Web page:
The Supreme Court has in some cases been willing to temper the excesses of the war on terror, most notably in ruling that inmates at Guantanamo have the right to challenge their confinement in U.S. courts. But last week, it fell down on the job when it refused to consider the case of Maher Arar, the victim of an egregious and shocking violation of rights by the U.S. government
In September 2002, Arar, a dual Canadian Syrian citizen, was detained while changing planes at New York's John F. Kennedy International Airport, based on inaccurate Canadian intelligence linking him to terrorists. After being held by U.S. authorities for 12 days, he was flown to Jordan and then transported to Syria, where he was imprisoned and tortured for a year. His mistreatment was not the result of blunders by minor bureaucrats. According to Arar's complaint, the deputy U.S. attorney general signed off on his transfer to Syria.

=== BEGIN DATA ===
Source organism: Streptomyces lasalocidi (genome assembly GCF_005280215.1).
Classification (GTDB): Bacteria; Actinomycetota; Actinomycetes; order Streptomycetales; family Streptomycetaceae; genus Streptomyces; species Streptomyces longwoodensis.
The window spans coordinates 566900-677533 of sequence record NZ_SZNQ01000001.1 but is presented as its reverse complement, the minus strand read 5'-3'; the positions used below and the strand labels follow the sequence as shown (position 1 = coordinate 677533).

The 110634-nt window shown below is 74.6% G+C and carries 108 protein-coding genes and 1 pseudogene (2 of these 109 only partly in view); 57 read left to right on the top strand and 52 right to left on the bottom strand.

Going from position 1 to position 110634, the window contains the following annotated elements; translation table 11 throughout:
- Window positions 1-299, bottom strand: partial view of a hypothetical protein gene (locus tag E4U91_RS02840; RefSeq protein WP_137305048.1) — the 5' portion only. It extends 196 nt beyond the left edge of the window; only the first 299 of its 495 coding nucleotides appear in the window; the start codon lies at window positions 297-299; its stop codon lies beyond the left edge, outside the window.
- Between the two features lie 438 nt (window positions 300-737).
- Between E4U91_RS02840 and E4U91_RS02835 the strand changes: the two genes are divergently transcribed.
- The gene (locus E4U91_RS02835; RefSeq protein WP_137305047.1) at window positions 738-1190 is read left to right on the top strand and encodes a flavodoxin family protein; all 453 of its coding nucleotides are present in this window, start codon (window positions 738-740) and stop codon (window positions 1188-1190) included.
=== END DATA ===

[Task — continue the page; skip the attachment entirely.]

Arar sued several U.S. officials, including former Atty. Gen. John Ashcroft, citing both the Torture Victim Protection Act and the U.S. Constitution's guarantee of due process. The U.S. 2nd Circuit Court of Appeals in New York dismissed Arar's suit, holding that the "special factors" of extraordinary rendition — the program under which suspects were removed to another country for questioning — warranted "hesitation" by the court in recognizing his claims.